Human trafficking is a substantial issue in Bulgaria because Bulgaria is a country of transit for migrants who are leaving Eastern Europe to seek a better life and better socioeconomic conditions in wealthier countries in Western Europe (Central Intelligence Agency, 2018). Migrants are the most commonly targeted group for human traffickers in Bulgaria (Petrunov, Weitzer, & Zhang, 2014). Promoting just, peaceful and inclusive societies is a sustainable development goal established by the United Nations (United Nations, 2018). Addressing human trafficking falls under this goal (United Nations, 2018). Typical solutions to human trafficking include implementing visa restrictions, law enforcement controlling violence, and stronger enforcement of the felony offense of trafficking in human beings (Petrunov, Weitzer, & Zhang, 2014). These are social solutions, but there are also technological solutions available.
As technology has become more common, affordable, and available, human traffickers (who are also known as “exploiters”) are frequently utilizing technology to lure in victims (Thakor, 2014). It makes sense to use technology to counter human trafficking. Countering human trafficking is known as “anti-trafficking.” Some possible technological solutions for anti-trafficking are using data mining and text analysis to catch exploiters, and image analysis and verification to identify individuals who have been trafficked (Thakor, 2014). An additional solution that could focus on stopping exploiters is radio-frequency identification (RFID) devices (Monahan & Fisher, 2010).
Some American hospitals have been using RFID devices for patient identification for nearly a decade (Monahan & Fisher, 2010). These devices are small, about the size of a grain of rice, and have been used for many years to identify animals (think of a microchip in a cat or dog that, when scanned, displays the pet’s information as well as the owner’s contact information) (Foster & Jaeger, 2008). RFID devices are used by some United States correctional facilities as a way to combat sexual assault in prisons (Halberstadt & La Vigne, 2011). Inmates have an RFID device embedded in their wristband or ankle bracelet and can be tracked throughout the prison (Halberstadt & La Vigne, 2011). Using this information, corrections officers can be alerted to possible prohibited activity (Halberstadt & La Vigne, 2011).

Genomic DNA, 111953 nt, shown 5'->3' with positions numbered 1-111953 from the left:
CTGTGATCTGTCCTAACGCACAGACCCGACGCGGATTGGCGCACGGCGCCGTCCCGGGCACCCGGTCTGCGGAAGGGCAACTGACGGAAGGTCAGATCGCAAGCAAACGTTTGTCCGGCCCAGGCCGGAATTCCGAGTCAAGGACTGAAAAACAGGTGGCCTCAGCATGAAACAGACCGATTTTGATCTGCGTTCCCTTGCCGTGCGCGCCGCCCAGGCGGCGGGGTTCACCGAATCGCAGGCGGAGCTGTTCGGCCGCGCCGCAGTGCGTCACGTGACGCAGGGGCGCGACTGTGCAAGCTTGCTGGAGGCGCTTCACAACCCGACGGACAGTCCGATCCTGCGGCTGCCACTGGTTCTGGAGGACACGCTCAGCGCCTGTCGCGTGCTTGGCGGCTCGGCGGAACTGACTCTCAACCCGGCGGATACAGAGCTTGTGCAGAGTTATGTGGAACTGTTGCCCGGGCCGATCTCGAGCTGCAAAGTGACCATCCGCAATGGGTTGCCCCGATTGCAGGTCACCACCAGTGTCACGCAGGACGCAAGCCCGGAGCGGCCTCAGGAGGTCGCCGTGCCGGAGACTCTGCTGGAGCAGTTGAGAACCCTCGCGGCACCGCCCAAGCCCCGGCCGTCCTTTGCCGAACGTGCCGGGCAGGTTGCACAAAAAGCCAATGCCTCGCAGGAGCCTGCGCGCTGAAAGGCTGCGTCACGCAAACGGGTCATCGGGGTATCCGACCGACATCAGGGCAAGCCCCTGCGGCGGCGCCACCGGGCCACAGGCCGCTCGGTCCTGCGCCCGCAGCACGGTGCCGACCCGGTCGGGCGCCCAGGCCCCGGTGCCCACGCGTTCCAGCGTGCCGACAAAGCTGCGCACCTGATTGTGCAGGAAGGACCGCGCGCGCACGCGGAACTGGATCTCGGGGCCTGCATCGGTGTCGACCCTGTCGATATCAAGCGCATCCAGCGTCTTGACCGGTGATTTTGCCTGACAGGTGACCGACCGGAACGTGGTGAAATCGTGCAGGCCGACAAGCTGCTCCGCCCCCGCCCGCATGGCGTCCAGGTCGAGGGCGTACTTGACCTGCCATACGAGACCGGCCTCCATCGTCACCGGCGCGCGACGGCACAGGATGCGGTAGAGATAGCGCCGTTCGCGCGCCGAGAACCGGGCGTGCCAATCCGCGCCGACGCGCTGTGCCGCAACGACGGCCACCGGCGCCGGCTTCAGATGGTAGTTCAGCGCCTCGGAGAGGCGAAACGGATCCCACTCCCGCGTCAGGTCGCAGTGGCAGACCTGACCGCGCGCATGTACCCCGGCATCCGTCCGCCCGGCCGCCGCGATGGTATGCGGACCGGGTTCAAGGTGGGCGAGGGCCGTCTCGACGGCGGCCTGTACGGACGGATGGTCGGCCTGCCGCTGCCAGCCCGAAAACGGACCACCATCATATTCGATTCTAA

Selected Solution Modification
A way to modify current uses of RFID devices would be to apply them to human traffickers. At this time, there has not been much use of RFID devices in the prevention of human trafficking. As in the case of using RFID devices in animals, RFID devices may be implanted directly into the human body (Foster & Jaeger, 2008). Wristbands and ankle bracelets are easy to remove, so they would not be the most viable option outside of a correctional setting. Implantable RFID devices are a better choice in the prevention of human trafficking, but they would need to be placed at a location deep in the body to avert easy removal. This would involve having physical contact with a trafficker and would not prevent unknown exploiters from trafficking victims but could help to stop known exploiters from trafficking more victims. Law enforcement would be able to track and stop exploiters who have an implanted RFID device and would help to further the United Nations’s sustainable development goal of promoting just, peaceful, and inclusive societies (United Nations, 2018).
- Central Intelligence Agency. (2018). The World FactBook. Retrieved from https://www.cia.gov/library/publications/the-world-factbook/geos/bu.html
- Foster, K., & Jaeger, J. (2008). Ethical implications of implantable radiofrequency identification (RFID) tags in humans. The American Journal of Bioethics: AJOB, 8(8), 44-8.
- Halberstadt, R., & La Vigne, N. (2011). Evaluating the use of radio frequency identification device (RFID) technology to prevent and investigate sexual assaults in a correctional setting. The Prison Journal, 91(2), 227-249.
- Monahan, T., & Fisher, J. (2010). Implanting inequality: Empirical evidence of social and ethical risks of implantable radio-frequency identification (RFID) devices. International Journal of Technology Assessment in Health Care, 26(4), 370-376.
- Petrunov, G., Weitzer, R., & Zhang, S. (2014). Human trafficking in Eastern Europe: The case of Bulgaria. The ANNALS of the American Academy of Political and Social Science, 653(1), 162-182.
- Thakor, M. (2014, November 26). Digital anti-trafficking: Reflections on technological risks and opportunities [web log]. Retrieved from http://un-act.org/forums/topic/digital-anti-trafficking-reflections-on-technological-risks-opportunities/
- United Nations. (2018). Sustainable development goals: Goal 16: Promote just, peaceful and inclusive societies. Retrieved from https://www.un.org/sustainabledevelopment/peace-justice/V